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Compassionate Christmas


FILED IN: Animals and Animal Welfare · Issue 13 · Vegetarianism

My wife Lynn and I have been vegans for approximately a decade, and vegetarians for much longer. We became vegetarians because we like animals and feel that it is wrong to eat them or have them enslaved so that we can take food from them. Since making that compassionate decision we have felt good that our diet is also beneficial for the environment and our personal health.

Christmas is a wonderful time of year. Our family eagerly starts looking forward to this magical season as soon as fall arrives. By November the excitement escalates as we start making holiday plans and begin thinking about decorating the house. Toward the end of November we start reading Christmas books and watching holiday movies.

Christmas is a time for family and friends. It is also a good chance to celebrate a compassionate lifestyle and to remember and help others who are not as fortunate. We believe it is wrong to celebrate life, family, religion and various other significant things by cruelly raising and then killing a sentient being — so we don’t. We do prepare wonderful vegan meals and snacks. We also ensure that our canine, feline and equine family members get some extra treats during the holidays.

The compassionate traditions that we engage in at Christmas also extend to the trees. We do not kill a living tree so that it can serve as a decoration for a couple of weeks. What we do is cut several smaller branches from various, large, evergreen trees and put them into a Christmas tree stand. These white pine, red pine, white spruce and occasionally, cedar boughs look beautiful, and they smell great, too! It is becoming a tradition that Lynn, Gleannan, Liam and I walk the trails on our property a week or so before Christmas in search of our “tree.” Most of the limbs are cut down because they are in the way; many of them have grown across the trails. After Christmas, before the boughs dry out, we put them outside where they provide some shelter for small animals before returning to the earth.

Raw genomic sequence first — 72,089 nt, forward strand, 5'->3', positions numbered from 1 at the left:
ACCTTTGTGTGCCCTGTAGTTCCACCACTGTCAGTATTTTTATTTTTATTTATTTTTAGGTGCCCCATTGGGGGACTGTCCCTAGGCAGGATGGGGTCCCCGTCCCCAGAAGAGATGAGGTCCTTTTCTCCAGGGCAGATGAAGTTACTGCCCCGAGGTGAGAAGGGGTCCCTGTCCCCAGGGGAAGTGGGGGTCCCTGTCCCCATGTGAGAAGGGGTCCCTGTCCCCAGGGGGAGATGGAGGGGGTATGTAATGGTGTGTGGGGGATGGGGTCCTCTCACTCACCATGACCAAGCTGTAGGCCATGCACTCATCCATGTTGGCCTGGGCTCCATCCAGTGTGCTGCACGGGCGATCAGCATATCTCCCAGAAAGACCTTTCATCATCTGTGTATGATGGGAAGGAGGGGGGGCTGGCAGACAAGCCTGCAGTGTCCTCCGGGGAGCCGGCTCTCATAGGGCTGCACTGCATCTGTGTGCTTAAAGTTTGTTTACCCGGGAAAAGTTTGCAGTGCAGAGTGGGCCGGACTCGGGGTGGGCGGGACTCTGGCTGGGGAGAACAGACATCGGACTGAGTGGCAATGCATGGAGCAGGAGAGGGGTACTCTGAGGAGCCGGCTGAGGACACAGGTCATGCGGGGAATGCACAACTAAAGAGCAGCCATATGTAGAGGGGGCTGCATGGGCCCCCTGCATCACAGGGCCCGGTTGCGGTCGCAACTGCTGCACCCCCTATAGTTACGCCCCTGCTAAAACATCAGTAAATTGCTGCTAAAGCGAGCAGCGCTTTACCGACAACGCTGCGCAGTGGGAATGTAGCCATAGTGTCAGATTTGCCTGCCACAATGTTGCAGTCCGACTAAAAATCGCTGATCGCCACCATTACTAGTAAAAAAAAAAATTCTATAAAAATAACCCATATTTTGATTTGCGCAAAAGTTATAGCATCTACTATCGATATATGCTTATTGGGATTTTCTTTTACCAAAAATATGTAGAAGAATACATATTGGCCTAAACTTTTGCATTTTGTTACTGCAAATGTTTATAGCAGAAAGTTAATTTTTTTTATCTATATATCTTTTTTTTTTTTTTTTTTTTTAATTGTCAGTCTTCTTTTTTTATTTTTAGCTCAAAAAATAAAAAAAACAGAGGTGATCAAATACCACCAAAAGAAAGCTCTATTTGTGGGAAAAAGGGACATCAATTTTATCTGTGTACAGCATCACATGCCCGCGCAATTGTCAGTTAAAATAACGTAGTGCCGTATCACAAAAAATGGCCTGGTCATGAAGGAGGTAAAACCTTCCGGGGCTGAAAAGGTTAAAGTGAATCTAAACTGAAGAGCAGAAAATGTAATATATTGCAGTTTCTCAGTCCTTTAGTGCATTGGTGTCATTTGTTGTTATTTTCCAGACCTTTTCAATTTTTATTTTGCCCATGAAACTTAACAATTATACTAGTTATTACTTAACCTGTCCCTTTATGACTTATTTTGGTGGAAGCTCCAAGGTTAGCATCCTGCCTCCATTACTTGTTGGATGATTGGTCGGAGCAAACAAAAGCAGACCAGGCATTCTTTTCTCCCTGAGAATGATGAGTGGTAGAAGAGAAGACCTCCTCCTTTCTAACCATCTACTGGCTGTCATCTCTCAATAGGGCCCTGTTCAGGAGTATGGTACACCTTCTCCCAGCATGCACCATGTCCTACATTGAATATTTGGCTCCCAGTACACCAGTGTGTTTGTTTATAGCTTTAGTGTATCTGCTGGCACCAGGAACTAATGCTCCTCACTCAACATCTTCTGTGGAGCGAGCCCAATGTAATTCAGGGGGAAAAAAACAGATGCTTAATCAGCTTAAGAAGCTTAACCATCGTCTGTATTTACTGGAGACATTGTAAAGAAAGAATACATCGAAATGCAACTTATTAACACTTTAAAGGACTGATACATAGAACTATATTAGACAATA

Many others aren’t as fortunate as we are, so we buy some toys for children who don’t get many at Christmas. We explain to Gleannan, 7, and Liam, 3, that there are people who don’t have as much as we do and that it is important to help others. Gleannan and Liam go with us when we buy the toys, and they buy some of them with their own money.

Since we usually spend Christmas at home, we don’t have to worry about what we’ll eat or what we’ll serve to others whose diets differ considerably from ours. Lynn’s parents often spend Christmas with us, but their diets are similar to ours so nothing special needs to be prepared.

Things are different when we go to relatives’ homes for dinner during the holidays. While there are always plenty of vegetables, there is also a turkey’s cooked-and-beheaded corpse along with a plate piled high with slices of the unfortunate animal’s flesh, which we have to explain to our children. It is an introduction to the harsh reality that cruelty and violence is both common and accepted by much of our species. There are other foods, such as chocolate and many other desserts that we have to make off-limits to Gleannan and Liam because those items contain products that come from animals. We explain to them why we don’t eat these non-vegan items.

Monitoring what our children eat while visiting relatives during the holidays isn’t a big deal. We just have to be prepared for it. If we’re not sure whether a food is vegan, we ask. If we’re not confident that a food is vegan, we simply avoid it. Gleannan has always been inquisitive, and she has a good understanding of why, as vegans, we do certain things. When she is not sure about whether she can eat a certain food she will ask Lynn or me. She is also supportive and enthusiastic of our vegan lifestyle.

Both of our families are considerate of our diet, and always ensure that there is plenty of food that we can eat. If we want a particular food item, we prepare it ourselves, let the hosts know that we’re bringing it, and we make sure to take enough for everyone. Well-prepared, tasty vegan foods often attract even the most die-hard carnivores!

Arranging to bring some vegan or vegetarian food to a get-together not only ensures that our family will have enough to eat, but by sharing it with others we show them how delicious and healthy vegan food is, and that our diet doesn��t need to be an inconvenience. When others see how well we eat and that our diet is simple to maintain, good for the environment, non-human animals and ourselves, it reflects well on a humane, life-giving way of life!


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